So I'm looking at the wikipedia article on Aperture, and I'm a bit confused. I understand aperture to be the diameter of the hole that lets light in. In the article, someone states that

The amount of light captured by a lens is proportional to the area of the aperture, equal to:

Area = pi ( focal length /(2 * f number) )^2

But in the f number article, they define f number as

f = focal length / aperture

It then seems trivial to substitute in:

Area = pi ( focal length / (2 * focal length / aperture) )^2

Area = pi ( focal length * aperture / (2 * focal length) )^2

Area = pi ( aperture / 2)^2

Area = pi ( radius )^2

So, my question is: Why did they bother putting something so blatantly obvious into the article? Didn't we already know that the area of the aperture was pi * r^2? Is this just me reading too much into a wikipedia article?


2 Answers 2


The focal length and f-number are photographically relevant quantities, so the formula is expressed in terms of those convenient variables. Photographers don't generally know the radius of their lens aperture for every f-stop.


To enlarge on "photographically relevant", we are interested in relative doubling or halving exposure more so than specific areal metrics, and the f-stops are typically chosen so every two stops represents a factor of two change in exposure (for constant shutter time). So, go down 2 stops (i.e. make the aperture larger), halve shutter time to get back to the same exposure.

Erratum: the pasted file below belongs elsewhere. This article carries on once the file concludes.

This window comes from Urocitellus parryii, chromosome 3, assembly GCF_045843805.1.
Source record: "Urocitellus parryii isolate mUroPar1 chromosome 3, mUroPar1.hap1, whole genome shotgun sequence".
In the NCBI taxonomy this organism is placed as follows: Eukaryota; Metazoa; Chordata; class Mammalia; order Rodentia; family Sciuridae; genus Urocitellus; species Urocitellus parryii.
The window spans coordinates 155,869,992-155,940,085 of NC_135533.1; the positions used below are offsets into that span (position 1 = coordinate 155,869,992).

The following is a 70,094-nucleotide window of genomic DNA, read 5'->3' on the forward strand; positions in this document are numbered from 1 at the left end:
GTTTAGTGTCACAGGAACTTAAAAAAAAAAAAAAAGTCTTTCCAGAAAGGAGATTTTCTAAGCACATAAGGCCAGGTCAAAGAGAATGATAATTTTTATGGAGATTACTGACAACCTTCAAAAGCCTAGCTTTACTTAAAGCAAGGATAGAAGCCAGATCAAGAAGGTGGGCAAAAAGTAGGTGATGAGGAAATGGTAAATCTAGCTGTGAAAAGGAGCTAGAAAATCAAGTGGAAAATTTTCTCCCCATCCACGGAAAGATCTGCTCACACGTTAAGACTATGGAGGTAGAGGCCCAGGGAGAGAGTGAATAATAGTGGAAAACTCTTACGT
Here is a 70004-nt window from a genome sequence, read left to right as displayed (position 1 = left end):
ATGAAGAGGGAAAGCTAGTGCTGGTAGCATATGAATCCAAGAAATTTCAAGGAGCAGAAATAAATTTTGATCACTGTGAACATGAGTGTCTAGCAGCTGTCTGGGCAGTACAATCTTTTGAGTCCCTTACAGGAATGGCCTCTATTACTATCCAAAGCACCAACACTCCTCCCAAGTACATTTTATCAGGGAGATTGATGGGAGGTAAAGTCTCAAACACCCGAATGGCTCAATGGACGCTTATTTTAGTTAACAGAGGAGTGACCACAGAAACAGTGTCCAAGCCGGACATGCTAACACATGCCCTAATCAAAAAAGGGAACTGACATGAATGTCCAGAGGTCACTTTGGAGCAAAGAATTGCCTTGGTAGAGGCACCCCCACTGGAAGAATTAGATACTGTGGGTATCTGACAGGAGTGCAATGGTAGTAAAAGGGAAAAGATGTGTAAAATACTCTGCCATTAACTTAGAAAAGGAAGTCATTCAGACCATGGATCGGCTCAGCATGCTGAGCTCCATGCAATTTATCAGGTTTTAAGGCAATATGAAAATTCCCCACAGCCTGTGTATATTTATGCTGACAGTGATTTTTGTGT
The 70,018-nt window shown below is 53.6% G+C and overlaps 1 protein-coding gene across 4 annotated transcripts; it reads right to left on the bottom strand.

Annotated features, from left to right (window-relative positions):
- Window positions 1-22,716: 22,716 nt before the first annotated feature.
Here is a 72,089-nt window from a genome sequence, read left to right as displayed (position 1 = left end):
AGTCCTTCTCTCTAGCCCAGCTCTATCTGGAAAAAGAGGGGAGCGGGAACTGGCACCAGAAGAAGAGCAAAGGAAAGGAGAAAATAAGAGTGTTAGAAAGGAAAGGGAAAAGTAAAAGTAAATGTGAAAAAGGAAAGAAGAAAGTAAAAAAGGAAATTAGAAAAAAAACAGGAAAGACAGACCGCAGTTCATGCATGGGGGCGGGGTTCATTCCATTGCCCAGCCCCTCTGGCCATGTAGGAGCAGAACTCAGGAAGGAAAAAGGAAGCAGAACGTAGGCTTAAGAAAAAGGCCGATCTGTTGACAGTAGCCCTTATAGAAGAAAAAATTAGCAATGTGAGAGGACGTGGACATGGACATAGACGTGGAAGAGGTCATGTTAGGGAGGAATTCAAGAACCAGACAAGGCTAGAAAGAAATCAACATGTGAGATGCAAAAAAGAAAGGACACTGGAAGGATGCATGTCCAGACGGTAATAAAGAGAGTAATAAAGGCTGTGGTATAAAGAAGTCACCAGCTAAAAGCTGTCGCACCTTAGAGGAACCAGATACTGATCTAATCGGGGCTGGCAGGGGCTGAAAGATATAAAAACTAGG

I should mention that the concept of "stops" seems these days to only apply to DSLR lenses with manual f-stop rings, which are typically made to give a tactile click feel as you rotate them, so they can be operated whilst looking through the viewfinder. I just checked out how my little p&s (Fuji F500EXR) deals with f-stops, and it is very coarse indeed.

  • \$\begingroup\$ On aperture stops and point-and-shoots, see Why do compact digital cameras not have the aperture range of DSLRs?. \$\endgroup\$
    – mattdm
    Commented Apr 7, 2012 at 12:46
  • \$\begingroup\$ Regarding the comment that "we are interested in relative doubling or halving exposure", is there a downside if the aperture were specified as 1 sq mm, 2 sq mm, etc? You'd still know that 10 sq mm is double the exposure of 5 sq mm. Is there any downside to this as compared to the f-stop scale? In fact, this scale seems easier, since it's linear rather than sqrt(2). \$\endgroup\$ Commented Dec 30, 2013 at 16:36

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